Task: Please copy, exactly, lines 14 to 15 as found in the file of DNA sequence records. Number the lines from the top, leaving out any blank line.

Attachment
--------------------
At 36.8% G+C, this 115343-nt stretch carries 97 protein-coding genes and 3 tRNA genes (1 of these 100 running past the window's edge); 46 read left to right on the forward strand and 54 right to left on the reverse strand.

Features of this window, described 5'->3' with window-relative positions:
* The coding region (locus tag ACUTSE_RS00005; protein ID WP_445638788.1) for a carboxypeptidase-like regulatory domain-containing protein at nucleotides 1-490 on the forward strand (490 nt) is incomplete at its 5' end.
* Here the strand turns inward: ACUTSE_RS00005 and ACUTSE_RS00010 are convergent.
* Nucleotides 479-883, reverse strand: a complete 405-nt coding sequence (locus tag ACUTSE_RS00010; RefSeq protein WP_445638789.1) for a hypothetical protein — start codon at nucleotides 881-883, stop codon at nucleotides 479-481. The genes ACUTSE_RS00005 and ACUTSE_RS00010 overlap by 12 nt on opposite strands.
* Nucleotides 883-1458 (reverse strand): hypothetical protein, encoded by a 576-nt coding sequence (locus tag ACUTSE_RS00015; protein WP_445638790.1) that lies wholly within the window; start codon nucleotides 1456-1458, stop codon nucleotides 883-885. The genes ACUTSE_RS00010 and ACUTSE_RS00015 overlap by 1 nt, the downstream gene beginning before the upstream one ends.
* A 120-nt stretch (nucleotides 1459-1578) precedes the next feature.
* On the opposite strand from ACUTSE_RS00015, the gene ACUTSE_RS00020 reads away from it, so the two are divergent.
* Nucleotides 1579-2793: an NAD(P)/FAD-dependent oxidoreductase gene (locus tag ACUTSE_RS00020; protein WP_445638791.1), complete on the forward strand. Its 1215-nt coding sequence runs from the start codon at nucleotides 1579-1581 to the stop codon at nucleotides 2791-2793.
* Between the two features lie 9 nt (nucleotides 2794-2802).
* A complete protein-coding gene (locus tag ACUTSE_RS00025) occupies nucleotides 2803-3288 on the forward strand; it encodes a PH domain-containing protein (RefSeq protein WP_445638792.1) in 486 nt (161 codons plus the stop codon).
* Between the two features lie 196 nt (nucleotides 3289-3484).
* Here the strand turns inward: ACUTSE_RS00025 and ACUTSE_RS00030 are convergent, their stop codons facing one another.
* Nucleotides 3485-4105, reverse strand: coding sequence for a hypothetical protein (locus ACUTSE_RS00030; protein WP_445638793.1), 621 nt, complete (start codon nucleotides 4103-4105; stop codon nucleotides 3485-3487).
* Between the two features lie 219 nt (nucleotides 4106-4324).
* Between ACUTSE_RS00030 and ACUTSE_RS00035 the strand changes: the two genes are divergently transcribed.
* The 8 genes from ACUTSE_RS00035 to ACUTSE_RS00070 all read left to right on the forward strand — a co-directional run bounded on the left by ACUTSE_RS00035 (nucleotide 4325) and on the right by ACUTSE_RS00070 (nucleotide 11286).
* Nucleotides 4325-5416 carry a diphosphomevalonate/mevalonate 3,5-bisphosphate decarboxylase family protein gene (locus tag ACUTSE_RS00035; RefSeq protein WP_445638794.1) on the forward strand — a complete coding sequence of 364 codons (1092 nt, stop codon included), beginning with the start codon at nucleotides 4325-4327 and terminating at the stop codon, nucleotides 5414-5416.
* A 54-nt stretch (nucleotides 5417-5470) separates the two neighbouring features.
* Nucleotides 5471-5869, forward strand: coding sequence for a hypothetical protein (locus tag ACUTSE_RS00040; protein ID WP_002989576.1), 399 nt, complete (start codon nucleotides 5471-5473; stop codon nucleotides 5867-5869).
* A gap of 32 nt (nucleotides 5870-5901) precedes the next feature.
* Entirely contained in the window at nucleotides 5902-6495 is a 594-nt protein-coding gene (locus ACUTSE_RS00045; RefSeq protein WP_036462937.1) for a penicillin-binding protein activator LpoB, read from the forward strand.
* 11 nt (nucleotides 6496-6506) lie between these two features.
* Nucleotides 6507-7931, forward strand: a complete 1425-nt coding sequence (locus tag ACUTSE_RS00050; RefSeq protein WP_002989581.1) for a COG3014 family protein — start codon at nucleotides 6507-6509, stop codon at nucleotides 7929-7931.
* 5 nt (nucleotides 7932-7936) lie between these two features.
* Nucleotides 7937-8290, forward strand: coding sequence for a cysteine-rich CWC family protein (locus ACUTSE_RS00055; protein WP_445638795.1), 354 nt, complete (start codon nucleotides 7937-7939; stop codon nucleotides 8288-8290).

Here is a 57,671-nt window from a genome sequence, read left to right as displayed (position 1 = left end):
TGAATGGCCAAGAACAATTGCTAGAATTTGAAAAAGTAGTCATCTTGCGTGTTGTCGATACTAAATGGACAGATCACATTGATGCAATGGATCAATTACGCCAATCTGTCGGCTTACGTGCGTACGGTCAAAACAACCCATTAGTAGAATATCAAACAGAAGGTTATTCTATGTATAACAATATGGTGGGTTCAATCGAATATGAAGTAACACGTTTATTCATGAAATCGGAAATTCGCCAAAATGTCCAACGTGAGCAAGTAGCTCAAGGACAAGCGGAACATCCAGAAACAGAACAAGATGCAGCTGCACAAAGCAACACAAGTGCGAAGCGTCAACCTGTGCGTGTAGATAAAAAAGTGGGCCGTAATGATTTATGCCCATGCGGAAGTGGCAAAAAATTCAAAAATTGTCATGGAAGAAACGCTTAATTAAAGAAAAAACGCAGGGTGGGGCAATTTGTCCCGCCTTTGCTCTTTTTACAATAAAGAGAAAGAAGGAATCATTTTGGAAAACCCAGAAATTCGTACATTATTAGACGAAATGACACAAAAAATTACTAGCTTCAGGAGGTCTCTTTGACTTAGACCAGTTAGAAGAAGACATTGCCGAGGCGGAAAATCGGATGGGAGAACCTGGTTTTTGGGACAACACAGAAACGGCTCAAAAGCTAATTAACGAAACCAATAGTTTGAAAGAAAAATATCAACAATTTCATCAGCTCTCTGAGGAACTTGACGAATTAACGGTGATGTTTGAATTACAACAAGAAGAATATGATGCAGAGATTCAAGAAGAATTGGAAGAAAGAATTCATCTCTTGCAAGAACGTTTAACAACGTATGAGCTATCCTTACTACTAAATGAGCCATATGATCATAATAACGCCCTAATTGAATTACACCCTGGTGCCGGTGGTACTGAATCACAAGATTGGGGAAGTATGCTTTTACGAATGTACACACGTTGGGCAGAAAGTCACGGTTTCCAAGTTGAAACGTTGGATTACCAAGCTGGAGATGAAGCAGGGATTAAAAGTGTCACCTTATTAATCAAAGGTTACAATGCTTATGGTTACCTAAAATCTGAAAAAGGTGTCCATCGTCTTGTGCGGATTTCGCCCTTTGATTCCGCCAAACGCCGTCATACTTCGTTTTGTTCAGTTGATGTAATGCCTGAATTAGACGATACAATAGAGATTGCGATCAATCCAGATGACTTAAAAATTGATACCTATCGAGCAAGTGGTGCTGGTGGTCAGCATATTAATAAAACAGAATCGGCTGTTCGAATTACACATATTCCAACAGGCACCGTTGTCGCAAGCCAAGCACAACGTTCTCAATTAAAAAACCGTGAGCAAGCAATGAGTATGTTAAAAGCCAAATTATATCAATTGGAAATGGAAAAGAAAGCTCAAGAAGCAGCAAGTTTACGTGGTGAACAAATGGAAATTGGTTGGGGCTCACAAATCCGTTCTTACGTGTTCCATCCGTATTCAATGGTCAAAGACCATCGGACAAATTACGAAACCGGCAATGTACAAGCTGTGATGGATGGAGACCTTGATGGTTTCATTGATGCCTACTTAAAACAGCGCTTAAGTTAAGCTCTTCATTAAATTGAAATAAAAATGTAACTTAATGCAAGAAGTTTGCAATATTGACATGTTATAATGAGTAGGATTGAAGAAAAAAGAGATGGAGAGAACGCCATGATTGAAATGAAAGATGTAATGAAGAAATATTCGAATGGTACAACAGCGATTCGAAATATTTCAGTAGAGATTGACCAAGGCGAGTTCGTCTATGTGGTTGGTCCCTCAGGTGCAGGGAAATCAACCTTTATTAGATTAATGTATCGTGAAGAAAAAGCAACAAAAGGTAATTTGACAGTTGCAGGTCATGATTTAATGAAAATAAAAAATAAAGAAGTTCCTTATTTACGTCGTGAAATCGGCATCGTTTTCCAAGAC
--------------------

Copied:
* Nucleotides 3485-4105, reverse strand: coding sequence for a hypothetical protein (locus ACUTSE_RS00030; protein WP_445638793.1), 621 nt, complete (start codon nucleotides 4103-4105; stop codon nucleotides 3485-3487).
* Between the two features lie 219 nt (nucleotides 4106-4324).